He’s the first in generations not to be a farmer, but he’s still keen to teach his kids what it means to eat meat.
l like to think I make informed choices in terms of my diet, and I’m happy with them. Everyone has choices – you do you, I’ll do me.
My family members have been dairy farmers
as far back as we can trace our heritage in New Zealand – across the Waikato, in Taranaki, and for the first half of my life in Te Puna. I’m the first in about five or six generations to follow a different path. I’m not cut out for it – I’m a bit lazy, to be honest, and I like late nights and weekends too much. But thanks to my early years in Te Puna, I am aware of what’s involved in getting a delicious steak sizzling on the barbecue.
Cooking meat on fire unlocks the carnal desire that’s burned since prehistoric man was on the scene. We’re not too different, him and I. He has slightly less hair, but grunts about the same amount. I hang, one-handed, on the evolutionary ladder; the fire on which my meat sizzles has been aided by electronic ignition and LPG. But what really connects us is that I’ve been taught the importance of animal husbandry and how my steak makes it from the paddock to my plate.
I grew up feeding calves, watching them lead awesome lives on our little hilly farm, and seeing them being taken away to fill freezers and stomachs. Home kill is the most delicious beef you can eat. You can taste the freedom, the love, the care and the life that animal experienced. If you’re not friends with a farmer, I suggest you start stalking a few at pace.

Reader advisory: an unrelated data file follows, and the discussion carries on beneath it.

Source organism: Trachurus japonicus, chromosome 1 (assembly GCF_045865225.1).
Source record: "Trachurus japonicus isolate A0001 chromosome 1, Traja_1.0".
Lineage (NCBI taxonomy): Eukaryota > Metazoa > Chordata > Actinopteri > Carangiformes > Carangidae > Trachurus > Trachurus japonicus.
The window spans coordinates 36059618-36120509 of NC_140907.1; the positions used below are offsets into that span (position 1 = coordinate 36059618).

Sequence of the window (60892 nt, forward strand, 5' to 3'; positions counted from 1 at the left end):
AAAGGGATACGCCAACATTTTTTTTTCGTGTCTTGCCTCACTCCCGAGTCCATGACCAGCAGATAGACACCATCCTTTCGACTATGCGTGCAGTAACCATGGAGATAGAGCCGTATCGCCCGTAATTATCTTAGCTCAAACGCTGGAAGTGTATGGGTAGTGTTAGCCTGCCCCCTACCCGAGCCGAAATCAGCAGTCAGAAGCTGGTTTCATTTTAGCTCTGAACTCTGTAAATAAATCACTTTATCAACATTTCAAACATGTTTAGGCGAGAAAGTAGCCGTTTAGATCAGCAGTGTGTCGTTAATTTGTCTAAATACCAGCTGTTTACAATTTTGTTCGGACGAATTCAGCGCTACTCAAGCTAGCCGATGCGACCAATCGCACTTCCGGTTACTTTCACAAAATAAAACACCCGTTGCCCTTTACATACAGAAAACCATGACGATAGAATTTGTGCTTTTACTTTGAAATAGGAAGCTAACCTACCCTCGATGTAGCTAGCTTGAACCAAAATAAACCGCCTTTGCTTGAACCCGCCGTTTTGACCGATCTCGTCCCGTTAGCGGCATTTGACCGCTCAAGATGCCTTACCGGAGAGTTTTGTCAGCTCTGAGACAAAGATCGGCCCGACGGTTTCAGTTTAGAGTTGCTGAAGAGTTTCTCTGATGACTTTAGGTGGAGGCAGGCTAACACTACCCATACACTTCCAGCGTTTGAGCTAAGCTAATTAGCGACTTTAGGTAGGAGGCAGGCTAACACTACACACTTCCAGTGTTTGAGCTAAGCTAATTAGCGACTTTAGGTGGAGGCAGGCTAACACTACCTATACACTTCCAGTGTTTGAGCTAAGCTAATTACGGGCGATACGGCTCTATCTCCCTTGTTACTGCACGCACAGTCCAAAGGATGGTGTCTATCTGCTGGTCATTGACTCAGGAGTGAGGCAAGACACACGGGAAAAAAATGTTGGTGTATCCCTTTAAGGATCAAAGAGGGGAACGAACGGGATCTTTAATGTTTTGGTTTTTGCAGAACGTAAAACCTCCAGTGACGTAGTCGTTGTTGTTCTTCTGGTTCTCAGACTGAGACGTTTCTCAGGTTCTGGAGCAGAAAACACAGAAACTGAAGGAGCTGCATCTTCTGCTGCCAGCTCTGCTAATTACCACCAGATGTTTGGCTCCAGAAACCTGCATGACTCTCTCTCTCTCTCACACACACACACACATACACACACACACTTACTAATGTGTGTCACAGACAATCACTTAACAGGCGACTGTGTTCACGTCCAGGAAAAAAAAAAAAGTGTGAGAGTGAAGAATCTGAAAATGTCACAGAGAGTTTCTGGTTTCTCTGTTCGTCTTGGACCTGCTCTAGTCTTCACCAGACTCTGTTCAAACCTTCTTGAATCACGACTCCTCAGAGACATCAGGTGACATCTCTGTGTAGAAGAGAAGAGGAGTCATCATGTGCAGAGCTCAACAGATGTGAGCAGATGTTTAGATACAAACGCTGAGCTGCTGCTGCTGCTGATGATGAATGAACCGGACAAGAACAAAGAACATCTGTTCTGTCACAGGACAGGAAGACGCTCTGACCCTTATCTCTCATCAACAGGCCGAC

I remember the shock and disappointment when I left home and had to actually purchase meat. Supermarket beef reminded me of bodies on New Zealand beaches over summer: expensive, spray-painted to look good, and shallow in depth and flavour.
With a young family of my own, I want to allow my sons to experience what I did, to know what it takes to put that meat in our bodies, where it comes from and the people who get it there. So I linked up with a buddy who farms with care, and less intensively. “Producing food is a hard task, and city slickers are lucky that farmers and growers do it, as it means they don’t have to,” he said.
Trust me, I’m grateful. I know how hard it is to be a farmer. But it’s important that you know who’s farming and growing the food you put in your body. If you went to a restaurant, looked into the kitchen and saw something that resembled a back alley in New Delhi, and that your food was being prepared by someone whose interests actually lie in front of a bar, you’d think twice about dining there.
Together, my mate and I have bought a yearling beast (farmer chat for a one-year-old calf) that he’s going to raise for another year. Then a local butcher will come to the farm to kill the animal and process it from nose to tail: organs, hide, the lot. This shows respect for the animal and for the farmer. I want my boys to know that meat doesn’t come from plastic trays, that there are cuts other than rump steak, and to appreciate the circle of life and where we fit into it.
When I told my friends, they thought I’d completely lost my mind. “You’ll traumatise the poor little buggers!” “They’ll become vegetarians or vegans!” “That’s barbaric!” I can’t see how it’s barbaric to teach my sons where meat comes from. Surely it’s better than loading them up on high-calorie, low-nutrient processed food without knowing the process. If they don’t want to watch, I won’t tape their eyes open and give them front-row seats. And if they become vegans, I’ll support them, because they’ll be making an informed decision about the way they want to live their lives.
I understand that not everyone knows a farmer who’s willing or able to do this, and not everyone wants to commit to knowing what they eat, or be responsible for another animal’s life, but I do, so I will. I’ll be documenting this journey we’re embarking on, so feel free to watch how it unfolds, or not. Everyone has choices – you do you, I’ll do me.